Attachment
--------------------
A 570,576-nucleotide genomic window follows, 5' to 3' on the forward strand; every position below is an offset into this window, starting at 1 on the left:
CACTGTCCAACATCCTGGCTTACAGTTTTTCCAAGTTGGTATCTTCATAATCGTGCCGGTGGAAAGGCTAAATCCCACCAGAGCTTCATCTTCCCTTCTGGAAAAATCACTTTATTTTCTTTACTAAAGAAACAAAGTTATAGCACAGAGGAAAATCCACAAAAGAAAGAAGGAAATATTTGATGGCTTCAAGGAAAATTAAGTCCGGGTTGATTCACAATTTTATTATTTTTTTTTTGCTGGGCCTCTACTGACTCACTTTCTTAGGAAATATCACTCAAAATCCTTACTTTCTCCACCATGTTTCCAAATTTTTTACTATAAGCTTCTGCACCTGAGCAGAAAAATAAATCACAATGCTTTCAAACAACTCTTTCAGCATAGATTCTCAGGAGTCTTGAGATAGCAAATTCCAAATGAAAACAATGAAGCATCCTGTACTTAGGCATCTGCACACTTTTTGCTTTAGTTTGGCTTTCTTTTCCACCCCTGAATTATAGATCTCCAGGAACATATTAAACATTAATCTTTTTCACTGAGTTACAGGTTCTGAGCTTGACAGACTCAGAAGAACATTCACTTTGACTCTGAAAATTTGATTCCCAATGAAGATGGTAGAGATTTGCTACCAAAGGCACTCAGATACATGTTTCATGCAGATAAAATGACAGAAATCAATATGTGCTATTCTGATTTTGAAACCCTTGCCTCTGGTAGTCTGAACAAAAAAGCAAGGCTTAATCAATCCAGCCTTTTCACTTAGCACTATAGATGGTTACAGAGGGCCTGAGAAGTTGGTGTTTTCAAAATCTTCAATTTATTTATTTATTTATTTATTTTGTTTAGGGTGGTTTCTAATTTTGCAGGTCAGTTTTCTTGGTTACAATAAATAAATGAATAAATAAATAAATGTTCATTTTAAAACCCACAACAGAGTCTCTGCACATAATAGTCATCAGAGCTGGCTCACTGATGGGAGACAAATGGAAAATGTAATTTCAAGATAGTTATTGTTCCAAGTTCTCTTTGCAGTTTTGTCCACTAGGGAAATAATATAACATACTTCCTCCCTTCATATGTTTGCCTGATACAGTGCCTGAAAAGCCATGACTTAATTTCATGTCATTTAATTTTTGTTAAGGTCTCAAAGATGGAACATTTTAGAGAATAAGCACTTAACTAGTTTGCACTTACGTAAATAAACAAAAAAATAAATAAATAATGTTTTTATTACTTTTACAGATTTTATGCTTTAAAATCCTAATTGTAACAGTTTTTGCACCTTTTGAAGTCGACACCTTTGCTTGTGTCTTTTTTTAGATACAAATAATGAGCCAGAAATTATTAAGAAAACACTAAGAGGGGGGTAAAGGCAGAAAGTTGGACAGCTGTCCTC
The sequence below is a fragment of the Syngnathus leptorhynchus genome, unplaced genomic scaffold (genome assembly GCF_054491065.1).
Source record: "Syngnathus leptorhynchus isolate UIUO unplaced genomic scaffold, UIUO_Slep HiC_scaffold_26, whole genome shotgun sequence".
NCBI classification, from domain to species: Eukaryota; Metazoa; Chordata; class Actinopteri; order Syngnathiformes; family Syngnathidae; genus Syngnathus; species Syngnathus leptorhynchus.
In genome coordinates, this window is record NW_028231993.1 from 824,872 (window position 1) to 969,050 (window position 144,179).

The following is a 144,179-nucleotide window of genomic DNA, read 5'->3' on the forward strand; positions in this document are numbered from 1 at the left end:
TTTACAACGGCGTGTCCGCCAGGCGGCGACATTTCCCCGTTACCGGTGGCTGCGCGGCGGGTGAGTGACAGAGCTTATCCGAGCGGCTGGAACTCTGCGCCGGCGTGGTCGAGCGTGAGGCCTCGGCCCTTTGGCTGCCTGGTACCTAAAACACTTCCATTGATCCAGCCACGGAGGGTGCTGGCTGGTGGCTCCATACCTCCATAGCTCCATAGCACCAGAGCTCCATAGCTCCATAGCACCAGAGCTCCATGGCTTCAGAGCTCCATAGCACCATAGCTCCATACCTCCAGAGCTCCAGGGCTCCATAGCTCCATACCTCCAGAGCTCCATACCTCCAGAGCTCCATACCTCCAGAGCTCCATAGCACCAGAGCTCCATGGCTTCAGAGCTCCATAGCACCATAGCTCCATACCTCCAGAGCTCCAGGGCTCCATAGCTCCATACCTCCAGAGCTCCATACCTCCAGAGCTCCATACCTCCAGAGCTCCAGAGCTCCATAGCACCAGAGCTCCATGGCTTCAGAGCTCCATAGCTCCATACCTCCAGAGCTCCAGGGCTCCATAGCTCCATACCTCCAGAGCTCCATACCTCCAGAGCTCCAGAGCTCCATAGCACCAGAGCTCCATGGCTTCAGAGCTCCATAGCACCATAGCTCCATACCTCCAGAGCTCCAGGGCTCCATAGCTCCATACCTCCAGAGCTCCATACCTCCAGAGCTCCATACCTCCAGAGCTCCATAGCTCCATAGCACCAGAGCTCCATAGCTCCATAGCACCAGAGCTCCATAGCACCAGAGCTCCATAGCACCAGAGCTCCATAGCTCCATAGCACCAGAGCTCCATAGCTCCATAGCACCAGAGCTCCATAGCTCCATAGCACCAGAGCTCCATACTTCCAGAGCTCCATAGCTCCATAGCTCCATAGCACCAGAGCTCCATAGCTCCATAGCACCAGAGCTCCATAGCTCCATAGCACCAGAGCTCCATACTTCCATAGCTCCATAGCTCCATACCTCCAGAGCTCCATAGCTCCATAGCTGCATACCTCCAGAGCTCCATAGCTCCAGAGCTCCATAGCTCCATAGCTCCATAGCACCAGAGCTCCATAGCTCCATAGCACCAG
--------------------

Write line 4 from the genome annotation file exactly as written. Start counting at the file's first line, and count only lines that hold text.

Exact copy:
Source record: "Syngnathus leptorhynchus isolate UIUO unplaced genomic scaffold, UIUO_Slep HiC_scaffold_26, whole genome shotgun sequence".